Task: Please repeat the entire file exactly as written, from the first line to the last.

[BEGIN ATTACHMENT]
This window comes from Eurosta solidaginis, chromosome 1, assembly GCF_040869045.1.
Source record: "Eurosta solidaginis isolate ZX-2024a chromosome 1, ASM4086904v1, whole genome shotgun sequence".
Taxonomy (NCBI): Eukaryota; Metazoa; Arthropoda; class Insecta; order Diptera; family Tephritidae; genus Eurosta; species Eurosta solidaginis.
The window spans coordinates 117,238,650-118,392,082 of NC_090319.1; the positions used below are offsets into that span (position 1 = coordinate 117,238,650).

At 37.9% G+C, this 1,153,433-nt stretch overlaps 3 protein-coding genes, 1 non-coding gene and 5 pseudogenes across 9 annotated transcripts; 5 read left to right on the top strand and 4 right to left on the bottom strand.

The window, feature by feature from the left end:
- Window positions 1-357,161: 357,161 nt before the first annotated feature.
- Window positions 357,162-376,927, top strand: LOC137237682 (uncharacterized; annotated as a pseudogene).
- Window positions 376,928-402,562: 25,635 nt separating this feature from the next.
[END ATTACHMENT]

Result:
This window comes from Eurosta solidaginis, chromosome 1, assembly GCF_040869045.1.
Source record: "Eurosta solidaginis isolate ZX-2024a chromosome 1, ASM4086904v1, whole genome shotgun sequence".
Taxonomy (NCBI): Eukaryota; Metazoa; Arthropoda; class Insecta; order Diptera; family Tephritidae; genus Eurosta; species Eurosta solidaginis.
The window spans coordinates 117,238,650-118,392,082 of NC_090319.1; the positions used below are offsets into that span (position 1 = coordinate 117,238,650).

At 37.9% G+C, this 1,153,433-nt stretch overlaps 3 protein-coding genes, 1 non-coding gene and 5 pseudogenes across 9 annotated transcripts; 5 read left to right on the top strand and 4 right to left on the bottom strand.

The window, feature by feature from the left end:
- Window positions 1-357,161: 357,161 nt before the first annotated feature.
- Window positions 357,162-376,927, top strand: LOC137237682 (uncharacterized; annotated as a pseudogene).
- Window positions 376,928-402,562: 25,635 nt separating this feature from the next.